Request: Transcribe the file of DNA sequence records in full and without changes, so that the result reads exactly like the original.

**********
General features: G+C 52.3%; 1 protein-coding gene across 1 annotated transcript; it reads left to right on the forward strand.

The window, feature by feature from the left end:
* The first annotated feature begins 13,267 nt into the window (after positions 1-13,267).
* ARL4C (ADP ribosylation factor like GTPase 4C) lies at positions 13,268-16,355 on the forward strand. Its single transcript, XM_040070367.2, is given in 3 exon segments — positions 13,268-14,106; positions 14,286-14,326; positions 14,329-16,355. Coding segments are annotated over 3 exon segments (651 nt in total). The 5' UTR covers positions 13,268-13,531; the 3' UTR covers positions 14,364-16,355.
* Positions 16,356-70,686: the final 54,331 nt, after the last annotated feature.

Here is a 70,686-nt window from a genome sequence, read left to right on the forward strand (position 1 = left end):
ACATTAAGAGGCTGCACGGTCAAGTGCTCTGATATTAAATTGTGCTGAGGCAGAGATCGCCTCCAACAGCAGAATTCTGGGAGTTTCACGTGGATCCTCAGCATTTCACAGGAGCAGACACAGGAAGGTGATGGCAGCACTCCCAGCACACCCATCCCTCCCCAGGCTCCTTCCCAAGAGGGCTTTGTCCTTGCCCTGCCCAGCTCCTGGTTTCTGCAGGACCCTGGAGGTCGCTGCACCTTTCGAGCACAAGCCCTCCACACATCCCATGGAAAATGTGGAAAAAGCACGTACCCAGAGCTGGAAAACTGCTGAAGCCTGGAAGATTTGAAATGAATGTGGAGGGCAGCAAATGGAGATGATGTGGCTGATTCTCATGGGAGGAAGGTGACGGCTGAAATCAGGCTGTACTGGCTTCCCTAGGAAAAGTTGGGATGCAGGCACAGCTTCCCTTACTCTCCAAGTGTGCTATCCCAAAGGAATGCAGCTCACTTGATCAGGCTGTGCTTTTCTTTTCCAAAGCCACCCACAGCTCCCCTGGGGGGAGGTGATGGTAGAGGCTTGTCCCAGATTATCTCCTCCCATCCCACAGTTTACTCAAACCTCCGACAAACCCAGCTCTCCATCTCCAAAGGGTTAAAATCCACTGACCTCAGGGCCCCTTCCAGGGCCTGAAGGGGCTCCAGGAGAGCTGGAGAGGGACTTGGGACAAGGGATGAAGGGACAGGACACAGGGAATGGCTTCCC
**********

General features: G+C 52.3%; 1 protein-coding gene across 1 annotated transcript; it reads left to right on the forward strand.

The window, feature by feature from the left end:
* The first annotated feature begins 13,267 nt into the window (after positions 1-13,267).
* ARL4C (ADP ribosylation factor like GTPase 4C) lies at positions 13,268-16,355 on the forward strand. Its single transcript, XM_040070367.2, is given in 3 exon segments — positions 13,268-14,106; positions 14,286-14,326; positions 14,329-16,355. Coding segments are annotated over 3 exon segments (651 nt in total). The 5' UTR covers positions 13,268-13,531; the 3' UTR covers positions 14,364-16,355.
* Positions 16,356-70,686: the final 54,331 nt, after the last annotated feature.

Here is a 70,686-nt window from a genome sequence, read left to right on the forward strand (position 1 = left end):
ACATTAAGAGGCTGCACGGTCAAGTGCTCTGATATTAAATTGTGCTGAGGCAGAGATCGCCTCCAACAGCAGAATTCTGGGAGTTTCACGTGGATCCTCAGCATTTCACAGGAGCAGACACAGGAAGGTGATGGCAGCACTCCCAGCACACCCATCCCTCCCCAGGCTCCTTCCCAAGAGGGCTTTGTCCTTGCCCTGCCCAGCTCCTGGTTTCTGCAGGACCCTGGAGGTCGCTGCACCTTTCGAGCACAAGCCCTCCACACATCCCATGGAAAATGTGGAAAAAGCACGTACCCAGAGCTGGAAAACTGCTGAAGCCTGGAAGATTTGAAATGAATGTGGAGGGCAGCAAATGGAGATGATGTGGCTGATTCTCATGGGAGGAAGGTGACGGCTGAAATCAGGCTGTACTGGCTTCCCTAGGAAAAGTTGGGATGCAGGCACAGCTTCCCTTACTCTCCAAGTGTGCTATCCCAAAGGAATGCAGCTCACTTGATCAGGCTGTGCTTTTCTTTTCCAAAGCCACCCACAGCTCCCCTGGGGGGAGGTGATGGTAGAGGCTTGTCCCAGATTATCTCCTCCCATCCCACAGTTTACTCAAACCTCCGACAAACCCAGCTCTCCATCTCCAAAGGGTTAAAATCCACTGACCTCAGGGCCCCTTCCAGGGCCTGAAGGGGCTCCAGGAGAGCTGGAGAGGGACTTGGGACAAGGGATGAAGGGACAGGACACAGGGAATGGCTTCCC